Metoclopramide improves gastric motility

RM Calcroft*, G Joynt

*Corresponding author for this work

Research output: Contribution to journalLetterpeer-review


Sir: Dr. Jooste and colleagues have shown that metoclopramide improves gastric emptying in a miscellaneous group of critically ill patients [1]. In common clinical practice, however, prokinetic drugs are considered a therapeutic option only in patients who demonstrate gastric intolerance, as demonstrated by phenomena such as large nasogastric aspirates, reflux, or vomiting. While we acknowledge that the relationship between large gastric aspirates and decreased gastric motility is still speculative [2], it would be much more relevant to assess the efficacy of metoclopramide in critically ill patients who have been demonstrated
clinically to have impaired gastric emptying. The likelihood of these patients having markedly impaired gastric emptying of a magnitude sufficient to cause clinically detectable gastric intolerance is uncertain, although we acknowledge they may have impaired gastric emptying relative to normals. Factors previously shown to be associated with impaired gastric emptying include being critically ill (Simplified Acute Physiology Score 9.5 ± 3), older age and female sex, opiate use [3], dopamine [4], and other drugs such as anticholinergics. Apart from opiate and inotrope use, the authors give little information regarding these factors. The paper by Dr. Jooste et al. therefore does not address the relevant clinical question: Does metoclopramide improve gastric emptying in patients with gastric stasis or gastric feed intolerance?

Assuming that blood paracetamol levels accurately reflect gastric emptying, the magnitude of the difference between the two groups is not substantial when compared with the control group's standard deviation [metoclopramide group 1387.2 ± 560.4 (mean ± SD); saline group 994 ± 623.6]. While the authors have shown a statistically significant increase in the AUC 120 (area under the curve over 120 min) in patients given metoclopramide, we would question the clinical significance of this result.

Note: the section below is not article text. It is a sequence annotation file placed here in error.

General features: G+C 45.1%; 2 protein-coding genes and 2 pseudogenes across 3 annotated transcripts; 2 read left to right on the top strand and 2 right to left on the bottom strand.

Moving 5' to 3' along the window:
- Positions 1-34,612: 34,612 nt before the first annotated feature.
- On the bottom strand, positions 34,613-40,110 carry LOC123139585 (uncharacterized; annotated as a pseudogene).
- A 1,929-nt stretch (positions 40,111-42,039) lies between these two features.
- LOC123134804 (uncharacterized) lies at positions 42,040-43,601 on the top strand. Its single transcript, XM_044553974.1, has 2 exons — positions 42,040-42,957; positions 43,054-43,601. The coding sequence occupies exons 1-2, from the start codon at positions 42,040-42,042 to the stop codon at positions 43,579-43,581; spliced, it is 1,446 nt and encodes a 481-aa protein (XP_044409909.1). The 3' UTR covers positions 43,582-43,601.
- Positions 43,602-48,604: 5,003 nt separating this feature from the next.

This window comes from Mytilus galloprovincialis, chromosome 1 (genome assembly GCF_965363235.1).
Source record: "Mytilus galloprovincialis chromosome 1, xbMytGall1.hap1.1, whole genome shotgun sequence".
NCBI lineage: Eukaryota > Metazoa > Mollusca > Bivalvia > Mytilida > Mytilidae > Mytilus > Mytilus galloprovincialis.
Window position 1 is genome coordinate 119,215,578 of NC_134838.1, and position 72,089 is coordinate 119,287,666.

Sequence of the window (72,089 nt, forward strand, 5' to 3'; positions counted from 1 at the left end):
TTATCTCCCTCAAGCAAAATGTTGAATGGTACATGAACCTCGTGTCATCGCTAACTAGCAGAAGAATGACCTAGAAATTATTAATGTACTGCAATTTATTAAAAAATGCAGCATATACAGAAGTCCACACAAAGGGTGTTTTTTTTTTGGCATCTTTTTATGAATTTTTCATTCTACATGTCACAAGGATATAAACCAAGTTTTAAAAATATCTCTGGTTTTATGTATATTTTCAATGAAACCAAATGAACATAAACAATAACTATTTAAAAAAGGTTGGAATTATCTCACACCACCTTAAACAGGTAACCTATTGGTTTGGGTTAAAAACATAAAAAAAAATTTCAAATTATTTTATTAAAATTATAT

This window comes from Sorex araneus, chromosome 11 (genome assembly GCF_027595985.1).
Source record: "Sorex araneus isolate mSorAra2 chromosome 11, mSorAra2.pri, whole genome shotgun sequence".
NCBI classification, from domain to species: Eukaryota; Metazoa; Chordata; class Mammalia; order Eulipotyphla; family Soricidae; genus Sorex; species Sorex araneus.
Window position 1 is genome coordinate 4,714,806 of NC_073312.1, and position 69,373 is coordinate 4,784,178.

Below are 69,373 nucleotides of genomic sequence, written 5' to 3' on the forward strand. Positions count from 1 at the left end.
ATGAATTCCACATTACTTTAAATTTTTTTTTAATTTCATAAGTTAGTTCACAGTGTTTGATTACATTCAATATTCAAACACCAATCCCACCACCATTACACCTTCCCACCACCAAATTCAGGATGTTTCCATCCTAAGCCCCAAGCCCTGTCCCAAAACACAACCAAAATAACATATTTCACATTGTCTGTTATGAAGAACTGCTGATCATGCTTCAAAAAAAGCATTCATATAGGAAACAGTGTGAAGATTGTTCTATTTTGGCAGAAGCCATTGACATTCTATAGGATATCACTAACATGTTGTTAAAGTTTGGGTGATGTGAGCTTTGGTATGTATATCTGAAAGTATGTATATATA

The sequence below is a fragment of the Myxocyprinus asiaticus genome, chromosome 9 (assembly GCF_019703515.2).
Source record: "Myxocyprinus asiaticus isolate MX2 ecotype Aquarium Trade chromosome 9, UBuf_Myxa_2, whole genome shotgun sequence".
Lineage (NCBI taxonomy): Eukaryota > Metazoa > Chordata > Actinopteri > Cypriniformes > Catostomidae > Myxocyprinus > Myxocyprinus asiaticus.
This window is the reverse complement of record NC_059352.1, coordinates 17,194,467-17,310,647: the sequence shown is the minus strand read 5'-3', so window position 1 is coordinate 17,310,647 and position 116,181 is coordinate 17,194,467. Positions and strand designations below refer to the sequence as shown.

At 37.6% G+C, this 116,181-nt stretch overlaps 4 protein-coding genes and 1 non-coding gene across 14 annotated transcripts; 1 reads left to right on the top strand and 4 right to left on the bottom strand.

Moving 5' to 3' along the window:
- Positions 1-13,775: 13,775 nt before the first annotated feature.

Lastly, in patients with documented gastric intolerance, we have noticed that the use of 1.5 g paracetamol is frequently associated (25% of cases studied) with detectable serum levels of paracetamol 24 h after the first dose. We would be interested to know whether the authors experienced this problem, and, if so, how did they compensate for this phenomenon (which we believe is merely a consequence of prolonged gastric emptying).

In conclusion, we believe that "the administration of intravenous metoclopramide improved gastric emptying in a heterogeneous group of critically ill patients" may have been shown in this study, that 'metoclopramide is a useful prokinetic drug in this patient population" has yet to be demonstrated.
Original languageEnglish
Pages (from-to)1339-1339
Number of pages1
JournalIntensive Care Medicine
Issue number11
Publication statusPublished - Nov 1999
Externally publishedYes


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